Claims (20)

1. A finger wrench comprising;
a base having a top surface, a bottom surface and two sidewalls; said bottom surface of said base being contoured to fit the shape of a finger; a nut holder formed on said top surface of said base defined with a plurality of sidewalls;
said nut holder having a nut securing means; and an elastic retainer band having an elongated shape defining two ends with each end including an opening;
wherein said elastic band is detachably connected to said base by a connecting means.
2. The wrench as in claim 1, wherein said elastic band and said base are one piece.
3. The wrench as in claim 2, wherein said elastic band and said base are madde out of a flexable material.
4. The wrench as in claim 1, wherein said elastic band is connected to said base by a plurality of hooks.
5. The wrench as in claim 1, wherein said elastic band is connected to said base by a plurality of dies.
6. The wrench as in claim 1, wherein said elastic band consists of a rubber band.
7. The wrench as in claim 1, wherein said elastic band is connected to said base by a hookstrap.
8. The wrench as in claim 1, wherein said elastic band is connected to said base by a plurality of hookstraps.
9. The wrench as in claim 1, wherein one end of said elastic band is physically bonded to said base with other end of said elastic band connected to said base through a connecting means.
10. The wrench as in claim 9, where said bonding means is heat bonding.
11. The wrench as in claim 9, where said bonding means is said bonding is injection molding.
12. The wrench as in claim 9, where said bonding means is a glue.
13. The wrench as in claim 9 where said connecting means is a button on said base and a hole is said elastic band.
14. The wrench as in claim 9 where said connecting means is a hookstrap.
15. The wrench as in claim 9 where said connecting means is a hook.
16. The wrench as in claim 9 where said connecting means is a hook and latch means.
17. The wrench as in claim 9 where said connecting means is a folding strap means.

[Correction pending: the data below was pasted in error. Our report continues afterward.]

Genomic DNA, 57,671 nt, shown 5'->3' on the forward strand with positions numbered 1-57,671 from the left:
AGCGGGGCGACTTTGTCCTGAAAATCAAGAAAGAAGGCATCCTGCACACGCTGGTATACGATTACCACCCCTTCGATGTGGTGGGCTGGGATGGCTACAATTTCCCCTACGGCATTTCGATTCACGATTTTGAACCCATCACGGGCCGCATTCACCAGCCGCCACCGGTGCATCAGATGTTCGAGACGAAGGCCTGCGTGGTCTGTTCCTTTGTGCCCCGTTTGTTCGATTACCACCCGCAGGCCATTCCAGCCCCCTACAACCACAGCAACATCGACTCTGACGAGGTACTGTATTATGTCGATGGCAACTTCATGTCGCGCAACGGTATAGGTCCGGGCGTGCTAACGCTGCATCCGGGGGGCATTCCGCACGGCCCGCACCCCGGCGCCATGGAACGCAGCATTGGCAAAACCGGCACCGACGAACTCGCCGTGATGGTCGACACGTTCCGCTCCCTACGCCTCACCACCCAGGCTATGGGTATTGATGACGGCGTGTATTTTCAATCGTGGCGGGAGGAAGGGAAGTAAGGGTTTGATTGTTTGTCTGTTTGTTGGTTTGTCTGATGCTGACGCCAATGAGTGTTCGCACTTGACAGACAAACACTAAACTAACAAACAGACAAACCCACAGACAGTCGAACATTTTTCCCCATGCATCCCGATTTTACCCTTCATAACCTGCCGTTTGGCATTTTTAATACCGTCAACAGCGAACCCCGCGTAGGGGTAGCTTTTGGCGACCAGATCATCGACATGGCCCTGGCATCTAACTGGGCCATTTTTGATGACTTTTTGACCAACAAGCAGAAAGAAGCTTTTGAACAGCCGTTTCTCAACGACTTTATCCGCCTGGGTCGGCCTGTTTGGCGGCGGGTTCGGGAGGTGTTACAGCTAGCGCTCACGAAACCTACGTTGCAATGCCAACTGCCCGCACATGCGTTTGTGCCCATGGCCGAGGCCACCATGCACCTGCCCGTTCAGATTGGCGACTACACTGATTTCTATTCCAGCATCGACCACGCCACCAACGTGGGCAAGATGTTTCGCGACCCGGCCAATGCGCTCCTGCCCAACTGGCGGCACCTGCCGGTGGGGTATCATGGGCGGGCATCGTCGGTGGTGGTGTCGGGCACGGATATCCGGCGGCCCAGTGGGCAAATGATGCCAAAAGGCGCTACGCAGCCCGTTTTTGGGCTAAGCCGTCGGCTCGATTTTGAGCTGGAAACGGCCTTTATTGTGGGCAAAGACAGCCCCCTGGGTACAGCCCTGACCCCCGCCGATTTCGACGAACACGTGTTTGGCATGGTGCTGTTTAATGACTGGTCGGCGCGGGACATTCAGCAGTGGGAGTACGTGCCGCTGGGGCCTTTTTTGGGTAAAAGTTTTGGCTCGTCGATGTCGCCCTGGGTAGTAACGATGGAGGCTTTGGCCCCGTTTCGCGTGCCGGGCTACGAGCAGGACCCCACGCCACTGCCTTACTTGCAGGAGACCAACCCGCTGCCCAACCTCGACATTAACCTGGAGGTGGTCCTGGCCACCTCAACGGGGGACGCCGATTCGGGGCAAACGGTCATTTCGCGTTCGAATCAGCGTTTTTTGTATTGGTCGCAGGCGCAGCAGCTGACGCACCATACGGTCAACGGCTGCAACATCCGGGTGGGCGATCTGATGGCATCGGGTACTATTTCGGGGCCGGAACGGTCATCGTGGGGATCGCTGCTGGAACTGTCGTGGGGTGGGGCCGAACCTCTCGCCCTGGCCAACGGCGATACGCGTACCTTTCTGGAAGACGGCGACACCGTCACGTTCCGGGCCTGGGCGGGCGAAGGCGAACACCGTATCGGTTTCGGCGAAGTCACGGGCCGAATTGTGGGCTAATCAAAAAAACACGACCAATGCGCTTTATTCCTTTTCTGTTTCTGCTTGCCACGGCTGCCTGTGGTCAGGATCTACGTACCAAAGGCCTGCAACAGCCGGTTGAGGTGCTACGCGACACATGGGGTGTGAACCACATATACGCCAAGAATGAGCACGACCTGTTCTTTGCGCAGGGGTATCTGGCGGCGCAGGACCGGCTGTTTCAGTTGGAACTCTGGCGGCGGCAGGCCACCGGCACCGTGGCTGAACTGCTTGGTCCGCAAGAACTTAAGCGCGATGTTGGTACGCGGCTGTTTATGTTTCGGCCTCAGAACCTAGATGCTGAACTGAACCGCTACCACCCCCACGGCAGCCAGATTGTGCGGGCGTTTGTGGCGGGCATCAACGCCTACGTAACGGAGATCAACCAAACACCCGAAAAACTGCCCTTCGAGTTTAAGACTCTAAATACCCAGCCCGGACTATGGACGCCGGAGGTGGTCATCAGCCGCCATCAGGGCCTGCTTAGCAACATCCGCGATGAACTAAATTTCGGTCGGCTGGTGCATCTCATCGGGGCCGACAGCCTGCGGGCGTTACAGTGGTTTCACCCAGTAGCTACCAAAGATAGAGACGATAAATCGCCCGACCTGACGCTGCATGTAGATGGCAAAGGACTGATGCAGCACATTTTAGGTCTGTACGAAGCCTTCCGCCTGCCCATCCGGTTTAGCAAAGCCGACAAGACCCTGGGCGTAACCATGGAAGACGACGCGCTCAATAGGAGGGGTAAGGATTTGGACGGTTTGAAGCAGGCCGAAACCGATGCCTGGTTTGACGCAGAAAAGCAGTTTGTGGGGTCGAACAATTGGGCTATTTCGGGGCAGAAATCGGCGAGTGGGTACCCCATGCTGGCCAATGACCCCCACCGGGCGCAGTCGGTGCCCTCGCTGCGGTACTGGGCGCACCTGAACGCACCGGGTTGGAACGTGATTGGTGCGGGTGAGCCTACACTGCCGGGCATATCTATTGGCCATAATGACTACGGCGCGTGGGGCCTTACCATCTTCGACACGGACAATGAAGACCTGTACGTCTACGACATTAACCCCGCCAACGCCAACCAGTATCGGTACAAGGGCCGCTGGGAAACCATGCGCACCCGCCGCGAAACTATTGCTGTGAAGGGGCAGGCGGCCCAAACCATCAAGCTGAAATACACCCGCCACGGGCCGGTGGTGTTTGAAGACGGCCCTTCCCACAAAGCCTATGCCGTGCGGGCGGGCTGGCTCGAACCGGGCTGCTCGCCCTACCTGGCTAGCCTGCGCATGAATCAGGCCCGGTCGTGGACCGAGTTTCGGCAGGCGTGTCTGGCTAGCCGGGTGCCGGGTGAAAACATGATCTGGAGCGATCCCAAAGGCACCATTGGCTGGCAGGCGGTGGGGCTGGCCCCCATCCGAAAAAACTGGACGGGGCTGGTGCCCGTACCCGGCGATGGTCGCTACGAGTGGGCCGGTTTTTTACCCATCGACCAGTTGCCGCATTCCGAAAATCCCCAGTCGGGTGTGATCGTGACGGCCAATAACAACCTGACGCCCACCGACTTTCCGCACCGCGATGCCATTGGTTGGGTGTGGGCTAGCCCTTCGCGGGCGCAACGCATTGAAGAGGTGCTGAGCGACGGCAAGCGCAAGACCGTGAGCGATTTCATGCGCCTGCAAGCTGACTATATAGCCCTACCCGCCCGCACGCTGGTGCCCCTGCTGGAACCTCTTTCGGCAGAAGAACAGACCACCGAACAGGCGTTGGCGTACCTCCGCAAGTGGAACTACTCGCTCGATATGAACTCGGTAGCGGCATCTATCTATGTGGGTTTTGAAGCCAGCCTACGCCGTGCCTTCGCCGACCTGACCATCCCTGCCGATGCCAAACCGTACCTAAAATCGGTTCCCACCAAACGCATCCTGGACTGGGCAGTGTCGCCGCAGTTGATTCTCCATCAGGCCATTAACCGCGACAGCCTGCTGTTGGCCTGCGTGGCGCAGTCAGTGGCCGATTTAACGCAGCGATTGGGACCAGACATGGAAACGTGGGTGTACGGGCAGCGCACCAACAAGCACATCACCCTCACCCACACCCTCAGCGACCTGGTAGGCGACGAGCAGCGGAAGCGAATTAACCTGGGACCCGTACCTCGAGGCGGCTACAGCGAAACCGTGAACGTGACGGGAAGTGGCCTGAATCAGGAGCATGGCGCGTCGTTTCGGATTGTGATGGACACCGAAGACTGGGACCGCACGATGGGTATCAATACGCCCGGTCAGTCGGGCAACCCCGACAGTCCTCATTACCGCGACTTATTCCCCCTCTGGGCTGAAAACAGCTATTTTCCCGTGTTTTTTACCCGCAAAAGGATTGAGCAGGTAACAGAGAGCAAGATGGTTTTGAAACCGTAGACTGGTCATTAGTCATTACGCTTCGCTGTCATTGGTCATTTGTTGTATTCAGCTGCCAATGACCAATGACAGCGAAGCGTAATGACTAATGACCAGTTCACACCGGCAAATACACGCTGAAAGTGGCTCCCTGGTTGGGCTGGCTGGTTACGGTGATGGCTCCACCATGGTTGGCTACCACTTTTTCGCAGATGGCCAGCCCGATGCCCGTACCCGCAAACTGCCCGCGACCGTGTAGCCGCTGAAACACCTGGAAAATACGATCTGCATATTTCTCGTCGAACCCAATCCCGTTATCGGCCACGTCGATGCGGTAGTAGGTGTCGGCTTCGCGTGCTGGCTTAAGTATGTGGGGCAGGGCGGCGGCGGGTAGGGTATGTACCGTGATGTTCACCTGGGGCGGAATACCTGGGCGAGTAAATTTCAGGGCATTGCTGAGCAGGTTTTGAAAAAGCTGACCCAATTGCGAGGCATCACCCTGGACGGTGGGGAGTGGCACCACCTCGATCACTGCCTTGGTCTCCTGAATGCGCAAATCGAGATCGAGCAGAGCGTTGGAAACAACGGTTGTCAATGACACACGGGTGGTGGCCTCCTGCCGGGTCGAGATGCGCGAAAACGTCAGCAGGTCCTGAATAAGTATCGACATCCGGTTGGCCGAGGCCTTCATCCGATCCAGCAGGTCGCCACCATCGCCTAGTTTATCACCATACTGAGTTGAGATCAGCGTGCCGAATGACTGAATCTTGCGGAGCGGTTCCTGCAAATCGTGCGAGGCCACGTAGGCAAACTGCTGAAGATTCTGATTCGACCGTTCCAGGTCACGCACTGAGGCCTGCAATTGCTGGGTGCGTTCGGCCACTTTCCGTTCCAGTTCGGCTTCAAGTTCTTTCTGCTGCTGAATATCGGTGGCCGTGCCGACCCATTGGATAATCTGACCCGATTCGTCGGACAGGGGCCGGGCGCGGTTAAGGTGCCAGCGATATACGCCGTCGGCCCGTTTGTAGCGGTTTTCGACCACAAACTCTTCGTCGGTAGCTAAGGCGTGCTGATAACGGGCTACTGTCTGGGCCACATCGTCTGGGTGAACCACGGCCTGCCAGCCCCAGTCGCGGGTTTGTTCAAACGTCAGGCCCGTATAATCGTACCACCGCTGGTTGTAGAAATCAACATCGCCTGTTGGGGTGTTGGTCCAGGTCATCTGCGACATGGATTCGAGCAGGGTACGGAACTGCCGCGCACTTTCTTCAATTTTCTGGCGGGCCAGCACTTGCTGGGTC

18. The wrench as in claim 1, wherein said elastic band is connected to said base by a folding strap means.
19. The wrench as in claim 1, wherein said elastic band is connected to said base by a adjustable strap means.
20. The wrench as in claim 1, wherein said elastic band is connected to said base through a plurality of slots in the sides of said base.
US10/904,591 2003-01-27 2004-11-17 Finger Wrench Abandoned US20050087044A1 (en)

Priority Applications (2)

Application Number Priority Date Filing Date Title
US10/248,534 US6834570B2 (en) 2003-01-27 2003-01-27 Finger wrench
US10/904,591 US20050087044A1 (en) 2003-01-27 2004-11-17 Finger Wrench

Applications Claiming Priority (1)

Application Number Priority Date Filing Date Title
US10/904,591 US20050087044A1 (en) 2003-01-27 2004-11-17 Finger Wrench

Related Parent Applications (1)

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US10/248,534 Continuation-In-Part US6834570B2 (en) 2003-01-27 2003-01-27 Finger wrench

Related Child Applications (1)

Application Number Title Priority Date Filing Date
US11/461,132 Continuation-In-Part US20060287125A1 (en) 2004-11-17 2006-07-31 Golf Club with Interchangeable Head-Shaft Connection

Publications (1)

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US20050087044A1 true US20050087044A1 (en) 2005-04-28

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Cited By (4)

* Cited by examiner, † Cited by third party
Publication number Priority date Publication date Assignee Title
US20070042933A1 (en) * 2005-08-16 2007-02-22 Roark Michelle V Fragrances, cosmetics and other body products based on Phi
US20090044667A1 (en) * 2007-08-15 2009-02-19 Snap-On Incorporated Swivel adaptor
US20190133714A1 (en) * 2017-11-09 2019-05-09 Marc Appelbaum Dental Implant Screwdriver Harness System
US10524877B2 (en) * 2017-11-09 2020-01-07 Marc Appelbaum Dental implant screwdriver harness system

Citations (26)

* Cited by examiner, † Cited by third party
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US1471451A (en) * 1922-05-25 1923-10-23 Alfred A Crimp Socket wrench
US1598561A (en) * 1926-02-13 1926-08-31 Coomer Claude Tool
US1618715A (en) * 1925-09-12 1927-02-22 George J C Lammers Multiple-socket wrench
US1688819A (en) * 1927-04-04 1928-10-23 William A Dyer Centering tool
US1721788A (en) * 1928-07-14 1929-07-23 James E Phelps Tool
US1896949A (en) * 1932-02-05 1933-02-07 Greiner John Socket wrench